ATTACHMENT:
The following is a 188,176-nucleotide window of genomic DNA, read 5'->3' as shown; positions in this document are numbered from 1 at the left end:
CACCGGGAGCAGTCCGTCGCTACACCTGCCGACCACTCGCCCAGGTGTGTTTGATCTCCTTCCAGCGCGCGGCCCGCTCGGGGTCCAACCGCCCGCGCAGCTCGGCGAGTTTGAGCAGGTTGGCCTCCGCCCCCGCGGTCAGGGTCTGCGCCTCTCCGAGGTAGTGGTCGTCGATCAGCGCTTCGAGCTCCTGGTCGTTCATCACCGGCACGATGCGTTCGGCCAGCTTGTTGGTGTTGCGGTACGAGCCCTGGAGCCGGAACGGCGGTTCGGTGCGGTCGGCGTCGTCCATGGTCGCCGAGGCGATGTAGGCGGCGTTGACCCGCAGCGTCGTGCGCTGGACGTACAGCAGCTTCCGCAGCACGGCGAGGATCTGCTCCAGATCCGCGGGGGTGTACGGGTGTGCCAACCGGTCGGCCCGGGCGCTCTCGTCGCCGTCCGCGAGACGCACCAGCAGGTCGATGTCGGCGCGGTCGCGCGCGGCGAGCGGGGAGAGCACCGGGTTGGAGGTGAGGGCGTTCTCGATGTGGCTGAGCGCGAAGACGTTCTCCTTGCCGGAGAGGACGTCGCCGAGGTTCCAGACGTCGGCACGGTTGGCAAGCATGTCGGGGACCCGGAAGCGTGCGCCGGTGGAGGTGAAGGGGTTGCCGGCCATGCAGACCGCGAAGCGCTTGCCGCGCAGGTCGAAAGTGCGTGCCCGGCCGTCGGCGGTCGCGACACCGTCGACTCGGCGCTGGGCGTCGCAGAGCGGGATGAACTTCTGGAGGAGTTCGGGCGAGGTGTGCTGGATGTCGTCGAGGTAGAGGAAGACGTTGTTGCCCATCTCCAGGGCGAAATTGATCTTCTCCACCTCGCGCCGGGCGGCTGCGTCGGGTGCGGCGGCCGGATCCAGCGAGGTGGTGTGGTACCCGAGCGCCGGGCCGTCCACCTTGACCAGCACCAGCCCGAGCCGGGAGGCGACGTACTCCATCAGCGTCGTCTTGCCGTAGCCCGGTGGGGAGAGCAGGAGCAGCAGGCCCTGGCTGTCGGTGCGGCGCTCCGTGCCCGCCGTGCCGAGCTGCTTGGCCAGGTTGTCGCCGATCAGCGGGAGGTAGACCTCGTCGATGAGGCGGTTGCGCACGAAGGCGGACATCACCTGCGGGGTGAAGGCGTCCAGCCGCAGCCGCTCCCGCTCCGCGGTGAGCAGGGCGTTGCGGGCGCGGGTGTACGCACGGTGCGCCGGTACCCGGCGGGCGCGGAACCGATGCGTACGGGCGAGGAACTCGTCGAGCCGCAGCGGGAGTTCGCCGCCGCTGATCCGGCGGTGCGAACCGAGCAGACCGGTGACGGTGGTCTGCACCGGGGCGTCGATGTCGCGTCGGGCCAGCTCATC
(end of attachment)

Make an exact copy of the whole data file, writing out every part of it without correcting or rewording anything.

The following is a 188,176-nucleotide window of genomic DNA, read 5'->3' as shown; positions in this document are numbered from 1 at the left end:
CACCGGGAGCAGTCCGTCGCTACACCTGCCGACCACTCGCCCAGGTGTGTTTGATCTCCTTCCAGCGCGCGGCCCGCTCGGGGTCCAACCGCCCGCGCAGCTCGGCGAGTTTGAGCAGGTTGGCCTCCGCCCCCGCGGTCAGGGTCTGCGCCTCTCCGAGGTAGTGGTCGTCGATCAGCGCTTCGAGCTCCTGGTCGTTCATCACCGGCACGATGCGTTCGGCCAGCTTGTTGGTGTTGCGGTACGAGCCCTGGAGCCGGAACGGCGGTTCGGTGCGGTCGGCGTCGTCCATGGTCGCCGAGGCGATGTAGGCGGCGTTGACCCGCAGCGTCGTGCGCTGGACGTACAGCAGCTTCCGCAGCACGGCGAGGATCTGCTCCAGATCCGCGGGGGTGTACGGGTGTGCCAACCGGTCGGCCCGGGCGCTCTCGTCGCCGTCCGCGAGACGCACCAGCAGGTCGATGTCGGCGCGGTCGCGCGCGGCGAGCGGGGAGAGCACCGGGTTGGAGGTGAGGGCGTTCTCGATGTGGCTGAGCGCGAAGACGTTCTCCTTGCCGGAGAGGACGTCGCCGAGGTTCCAGACGTCGGCACGGTTGGCAAGCATGTCGGGGACCCGGAAGCGTGCGCCGGTGGAGGTGAAGGGGTTGCCGGCCATGCAGACCGCGAAGCGCTTGCCGCGCAGGTCGAAAGTGCGTGCCCGGCCGTCGGCGGTCGCGACACCGTCGACTCGGCGCTGGGCGTCGCAGAGCGGGATGAACTTCTGGAGGAGTTCGGGCGAGGTGTGCTGGATGTCGTCGAGGTAGAGGAAGACGTTGTTGCCCATCTCCAGGGCGAAATTGATCTTCTCCACCTCGCGCCGGGCGGCTGCGTCGGGTGCGGCGGCCGGATCCAGCGAGGTGGTGTGGTACCCGAGCGCCGGGCCGTCCACCTTGACCAGCACCAGCCCGAGCCGGGAGGCGACGTACTCCATCAGCGTCGTCTTGCCGTAGCCCGGTGGGGAGAGCAGGAGCAGCAGGCCCTGGCTGTCGGTGCGGCGCTCCGTGCCCGCCGTGCCGAGCTGCTTGGCCAGGTTGTCGCCGATCAGCGGGAGGTAGACCTCGTCGATGAGGCGGTTGCGCACGAAGGCGGACATCACCTGCGGGGTGAAGGCGTCCAGCCGCAGCCGCTCCCGCTCCGCGGTGAGCAGGGCGTTGCGGGCGCGGGTGTACGCACGGTGCGCCGGTACCCGGCGGGCGCGGAACCGATGCGTACGGGCGAGGAACTCGTCGAGCCGCAGCGGGAGTTCGCCGCCGCTGATCCGGCGGTGCGAACCGAGCAGACCGGTGACGGTGGTCTGCACCGGGGCGTCGATGTCGCGTCGGGCCAGCTCATC